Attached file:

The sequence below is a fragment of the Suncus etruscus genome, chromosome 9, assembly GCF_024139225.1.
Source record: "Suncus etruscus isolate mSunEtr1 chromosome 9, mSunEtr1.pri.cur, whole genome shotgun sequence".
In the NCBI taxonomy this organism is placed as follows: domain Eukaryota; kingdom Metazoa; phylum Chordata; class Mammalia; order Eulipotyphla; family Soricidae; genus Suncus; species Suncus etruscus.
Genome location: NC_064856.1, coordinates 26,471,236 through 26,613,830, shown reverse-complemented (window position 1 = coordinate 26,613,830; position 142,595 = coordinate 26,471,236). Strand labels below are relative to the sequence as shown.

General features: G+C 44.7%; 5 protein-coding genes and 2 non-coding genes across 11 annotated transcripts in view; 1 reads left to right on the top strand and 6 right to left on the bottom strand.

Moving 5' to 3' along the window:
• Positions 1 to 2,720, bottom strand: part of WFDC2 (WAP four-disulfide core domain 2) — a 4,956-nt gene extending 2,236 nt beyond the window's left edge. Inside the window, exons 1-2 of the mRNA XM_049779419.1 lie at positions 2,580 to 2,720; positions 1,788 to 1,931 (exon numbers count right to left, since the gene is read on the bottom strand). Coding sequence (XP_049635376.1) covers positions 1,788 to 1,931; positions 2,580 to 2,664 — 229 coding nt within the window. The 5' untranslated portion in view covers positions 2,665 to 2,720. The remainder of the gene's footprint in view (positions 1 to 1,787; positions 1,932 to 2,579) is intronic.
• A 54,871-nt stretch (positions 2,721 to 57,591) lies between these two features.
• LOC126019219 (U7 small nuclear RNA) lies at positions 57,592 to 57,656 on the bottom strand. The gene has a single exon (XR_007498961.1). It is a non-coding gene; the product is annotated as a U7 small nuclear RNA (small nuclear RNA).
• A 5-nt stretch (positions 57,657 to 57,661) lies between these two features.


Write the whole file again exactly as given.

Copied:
The sequence below is a fragment of the Suncus etruscus genome, chromosome 9, assembly GCF_024139225.1.
Source record: "Suncus etruscus isolate mSunEtr1 chromosome 9, mSunEtr1.pri.cur, whole genome shotgun sequence".
In the NCBI taxonomy this organism is placed as follows: domain Eukaryota; kingdom Metazoa; phylum Chordata; class Mammalia; order Eulipotyphla; family Soricidae; genus Suncus; species Suncus etruscus.
Genome location: NC_064856.1, coordinates 26,471,236 through 26,613,830, shown reverse-complemented (window position 1 = coordinate 26,613,830; position 142,595 = coordinate 26,471,236). Strand labels below are relative to the sequence as shown.

General features: G+C 44.7%; 5 protein-coding genes and 2 non-coding genes across 11 annotated transcripts in view; 1 reads left to right on the top strand and 6 right to left on the bottom strand.

Moving 5' to 3' along the window:
• Positions 1 to 2,720, bottom strand: part of WFDC2 (WAP four-disulfide core domain 2) — a 4,956-nt gene extending 2,236 nt beyond the window's left edge. Inside the window, exons 1-2 of the mRNA XM_049779419.1 lie at positions 2,580 to 2,720; positions 1,788 to 1,931 (exon numbers count right to left, since the gene is read on the bottom strand). Coding sequence (XP_049635376.1) covers positions 1,788 to 1,931; positions 2,580 to 2,664 — 229 coding nt within the window. The 5' untranslated portion in view covers positions 2,665 to 2,720. The remainder of the gene's footprint in view (positions 1 to 1,787; positions 1,932 to 2,579) is intronic.
• A 54,871-nt stretch (positions 2,721 to 57,591) lies between these two features.
• LOC126019219 (U7 small nuclear RNA) lies at positions 57,592 to 57,656 on the bottom strand. The gene has a single exon (XR_007498961.1). It is a non-coding gene; the product is annotated as a U7 small nuclear RNA (small nuclear RNA).
• A 5-nt stretch (positions 57,657 to 57,661) lies between these two features.